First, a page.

Wednesday, June 1, 2016

An Author’s Nightmare--Negative Reviews

With: Kat Martin

Congratulations to "Sandra", the winner in Kat's giveaway. Thank you to all who participated!

I’ve got a new book coming out.  INTO THE WHIRLWIND is Megan O’Brien and Dirk Reynolds’s story, the second book in my BOSS Inc. trilogy.  When Meg's three-year-old son is kidnapped, the former lingerie model goes to the only man she trusts, private investigator, Dirk Reynolds, her former bodyguard, the man who was still owns her heart.  Desperate for Dirk’s help, Meg is willing to risk everything to save little Charlie.

I don’t like to read reviews.  It’s hard enough staring at a blank screen, trying to come up with plots and characters, finding just the right words without reading a negative review that makes me afraid to write at all.  I’ve learned to avoid them as much as possible so I can keep my confidence level high enough to actually write a novel and finish it.

But as I await my new book’s release and begin to write a blog about negative reviews, I find I am curious.  Are there readers who don’t actually read the books they give a negative review?

Recently, I read a two star review of one of my older novels, a book in my AGAINST series.  The review said it was nothing but high school girls giggling.  

I was amazed at this, since the heroine is really the only woman in the story.  It’s one of my more sophisticated plots about drug cartels and the abduction of a child into Mexico.  
I had to wonder if maybe the reviewer was reviewing someone else’s book and got the names mixed up.  Whether or not that’s true, the words are now stuck in my head.
Negative reviews are something all authors have to deal with.  The problem is our brains remember the single one or two star review a book gets instead of the sixty or so four and five star reviews it gets.  

Sad but true, though why that is, I have no idea.  I can probably still quote you lines from a bad Publisher’s Weekly review I got twenty years ago!

Since then, I’ve learned the best way to handle negative reviews is to not read them at all.  The ones you can actually glean something useful out of are the three star, four, and five star reviews that might include a suggestion the author can weave in her writing.
I’m praying for very good reviews for INTO THE WHIRLWIND, one of my personal favorites, and believe me, we authors appreciate the work that a reader puts into writing a review of our books.  So thank you for that in advance.  

I hope you’ll watch for INTO THE WHIRLWIND and that you enjoy it.  If you haven’t read INTO THE FURY, book number one, I hope you’ll look for that, too.

Until then, all best wishes, and for my writer friends-- all good reviews!  Warmest, Kat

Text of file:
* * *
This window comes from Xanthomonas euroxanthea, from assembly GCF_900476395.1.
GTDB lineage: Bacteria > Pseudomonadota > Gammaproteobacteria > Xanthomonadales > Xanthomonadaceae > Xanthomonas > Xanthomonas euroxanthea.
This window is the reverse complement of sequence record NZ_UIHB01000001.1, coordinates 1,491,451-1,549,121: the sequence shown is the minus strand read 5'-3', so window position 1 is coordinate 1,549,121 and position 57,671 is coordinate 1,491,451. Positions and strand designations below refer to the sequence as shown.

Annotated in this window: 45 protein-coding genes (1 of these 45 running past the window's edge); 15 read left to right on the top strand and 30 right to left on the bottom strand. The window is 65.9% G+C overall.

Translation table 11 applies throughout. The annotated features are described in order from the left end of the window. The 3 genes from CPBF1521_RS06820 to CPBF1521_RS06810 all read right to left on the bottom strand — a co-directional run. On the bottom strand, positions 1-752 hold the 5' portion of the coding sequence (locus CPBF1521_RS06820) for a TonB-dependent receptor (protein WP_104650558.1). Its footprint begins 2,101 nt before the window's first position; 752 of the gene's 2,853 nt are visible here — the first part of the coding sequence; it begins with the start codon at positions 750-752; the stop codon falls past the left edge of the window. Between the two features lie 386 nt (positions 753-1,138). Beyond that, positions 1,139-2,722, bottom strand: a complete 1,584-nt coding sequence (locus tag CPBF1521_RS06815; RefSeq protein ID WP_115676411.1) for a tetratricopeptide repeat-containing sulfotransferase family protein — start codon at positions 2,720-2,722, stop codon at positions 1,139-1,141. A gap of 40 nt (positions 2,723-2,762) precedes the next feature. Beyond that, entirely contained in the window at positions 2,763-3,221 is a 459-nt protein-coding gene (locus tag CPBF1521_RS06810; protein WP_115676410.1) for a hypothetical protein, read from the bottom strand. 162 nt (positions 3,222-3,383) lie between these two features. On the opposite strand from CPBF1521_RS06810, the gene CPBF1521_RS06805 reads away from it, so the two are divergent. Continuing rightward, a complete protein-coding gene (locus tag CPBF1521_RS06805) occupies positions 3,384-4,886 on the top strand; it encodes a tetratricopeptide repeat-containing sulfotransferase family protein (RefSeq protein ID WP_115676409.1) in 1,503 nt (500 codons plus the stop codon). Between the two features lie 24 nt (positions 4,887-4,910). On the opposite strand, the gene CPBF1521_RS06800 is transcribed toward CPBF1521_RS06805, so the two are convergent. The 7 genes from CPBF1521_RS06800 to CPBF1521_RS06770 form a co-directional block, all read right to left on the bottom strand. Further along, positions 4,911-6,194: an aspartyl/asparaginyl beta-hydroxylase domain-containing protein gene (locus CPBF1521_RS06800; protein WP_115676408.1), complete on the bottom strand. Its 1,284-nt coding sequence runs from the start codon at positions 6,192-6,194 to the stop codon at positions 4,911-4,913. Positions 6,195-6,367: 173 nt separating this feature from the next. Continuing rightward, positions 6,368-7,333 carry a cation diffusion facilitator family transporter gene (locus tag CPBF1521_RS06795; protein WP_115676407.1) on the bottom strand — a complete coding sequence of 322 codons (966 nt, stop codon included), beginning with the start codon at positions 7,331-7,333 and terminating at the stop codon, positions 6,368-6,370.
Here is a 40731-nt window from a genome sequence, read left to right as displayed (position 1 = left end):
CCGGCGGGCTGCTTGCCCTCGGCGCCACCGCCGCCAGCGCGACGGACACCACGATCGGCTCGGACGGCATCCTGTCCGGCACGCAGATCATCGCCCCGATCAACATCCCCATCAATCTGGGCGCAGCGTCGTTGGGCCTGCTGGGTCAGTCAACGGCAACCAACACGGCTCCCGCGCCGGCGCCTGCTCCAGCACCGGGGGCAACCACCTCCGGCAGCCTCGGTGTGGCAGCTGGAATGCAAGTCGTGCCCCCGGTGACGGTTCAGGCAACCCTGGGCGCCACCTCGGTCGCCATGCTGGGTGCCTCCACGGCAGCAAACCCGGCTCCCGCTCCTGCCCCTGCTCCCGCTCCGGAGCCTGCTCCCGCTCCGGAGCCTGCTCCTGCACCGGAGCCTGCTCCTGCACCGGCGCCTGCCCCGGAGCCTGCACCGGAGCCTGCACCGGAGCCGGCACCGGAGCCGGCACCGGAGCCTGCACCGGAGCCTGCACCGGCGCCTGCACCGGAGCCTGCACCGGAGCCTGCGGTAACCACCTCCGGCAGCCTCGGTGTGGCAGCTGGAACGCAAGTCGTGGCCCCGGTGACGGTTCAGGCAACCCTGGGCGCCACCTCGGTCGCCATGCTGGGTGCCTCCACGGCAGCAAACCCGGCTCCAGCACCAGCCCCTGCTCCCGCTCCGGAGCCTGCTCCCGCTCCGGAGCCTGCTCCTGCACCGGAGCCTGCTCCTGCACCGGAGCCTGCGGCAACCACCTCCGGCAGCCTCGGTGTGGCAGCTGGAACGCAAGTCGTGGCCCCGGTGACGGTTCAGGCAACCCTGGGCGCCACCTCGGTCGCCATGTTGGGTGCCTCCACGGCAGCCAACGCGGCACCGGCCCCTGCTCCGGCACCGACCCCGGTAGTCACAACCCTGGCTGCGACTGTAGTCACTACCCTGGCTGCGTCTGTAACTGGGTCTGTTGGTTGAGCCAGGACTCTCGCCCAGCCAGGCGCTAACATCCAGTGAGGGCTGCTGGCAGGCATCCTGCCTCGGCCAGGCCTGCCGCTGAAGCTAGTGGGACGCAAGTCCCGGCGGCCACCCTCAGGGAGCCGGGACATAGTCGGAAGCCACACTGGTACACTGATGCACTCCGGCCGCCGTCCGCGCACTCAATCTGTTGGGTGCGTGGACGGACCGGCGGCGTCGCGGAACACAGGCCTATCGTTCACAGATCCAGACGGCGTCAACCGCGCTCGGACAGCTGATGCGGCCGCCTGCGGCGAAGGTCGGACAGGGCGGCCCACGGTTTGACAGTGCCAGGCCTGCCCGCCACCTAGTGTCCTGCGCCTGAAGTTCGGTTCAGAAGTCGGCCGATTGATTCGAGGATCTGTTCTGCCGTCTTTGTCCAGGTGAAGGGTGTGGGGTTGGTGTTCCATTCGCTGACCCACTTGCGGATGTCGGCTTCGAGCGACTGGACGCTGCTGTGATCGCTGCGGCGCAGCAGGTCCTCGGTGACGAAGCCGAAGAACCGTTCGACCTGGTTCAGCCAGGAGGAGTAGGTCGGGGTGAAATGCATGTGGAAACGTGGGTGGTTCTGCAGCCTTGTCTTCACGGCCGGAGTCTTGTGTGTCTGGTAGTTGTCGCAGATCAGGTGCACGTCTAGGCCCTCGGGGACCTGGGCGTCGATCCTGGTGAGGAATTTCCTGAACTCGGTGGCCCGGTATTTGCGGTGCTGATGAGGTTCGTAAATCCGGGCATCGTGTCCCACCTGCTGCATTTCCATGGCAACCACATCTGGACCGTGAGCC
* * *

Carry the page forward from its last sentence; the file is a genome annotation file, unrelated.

A bodyguard, a bounty hunter, a private investigator, no one can handle the heat like the men of BOSS, Inc.

Megan O'Brien is at her wit's end. Her three-year-old son has been kidnapped. No police, says the ransom demand. Fearing for her son's life, Meg has no choice but to turn to her former bodyguard, Dirk Reynolds.
Dirk's never forgiven Meg for the way she left him after their brief affair. But with bounty hunter Luke Brodie on his side, Dirk knows he's got to help Meg rescue her son.

The few clues they've gathered send them spiraling into a murky world of high-stakes gambling and international crime. Meg may be way out of her depths, but she's seeing a side of Dirk she never suspected–one no woman could possibly resist.


About Kat:
New York Times bestselling author Kat Martin is a graduate of the University of California at Santa Barbara where she majored in Anthropology and also studied History.   She is married to L.J. Martin, author of western, non-fiction, and suspense novels. 
Kat has written more than sixty-five novels.  Sixteen million copies of her books are in print and she has been published in twenty foreign countries, including Japan, France, Germany, Argentina, Greece, China, Russia, and Spain.

Born in Bakersfield, California, Kat currently resides in Missoula, Montana, on a small ranch in the beautiful Sapphire mountains. 

Her last 10 books have hit the prestigious New York Times bestseller list.  AGAINST THE WILD, AGAINST THE SKY, AGAINST THE TIDE and INTO THE FURY her latest release, took top ten spots.  

Visit Kat's website at
Or look for her on Facebook  at Katmartin/author.


Kat will be giving away one copy of INTO THE FURY (paperback, Kindle or Nook - winner's choice) to one lucky person leaving a comment or email entry. US Only.

Giveaway ends 11:59pm EST June 2nd. Please supply your email in the post. You may use spaces or full text for security. (ex. jsmith at gmail dot com) If you do not wish to supply your email, or have trouble posting, please email with a subject title of JRS GIVEAWAY to be entered in the current giveaway. US residents only.


  1. I really think authors should stay away from reviews! Good or bad, they're intended for other readers and not every story is going to appeal to everyone. Negative reviews have often swayed me into reading the book because what one reader disliked actually intrigued me. So, they can be other readers.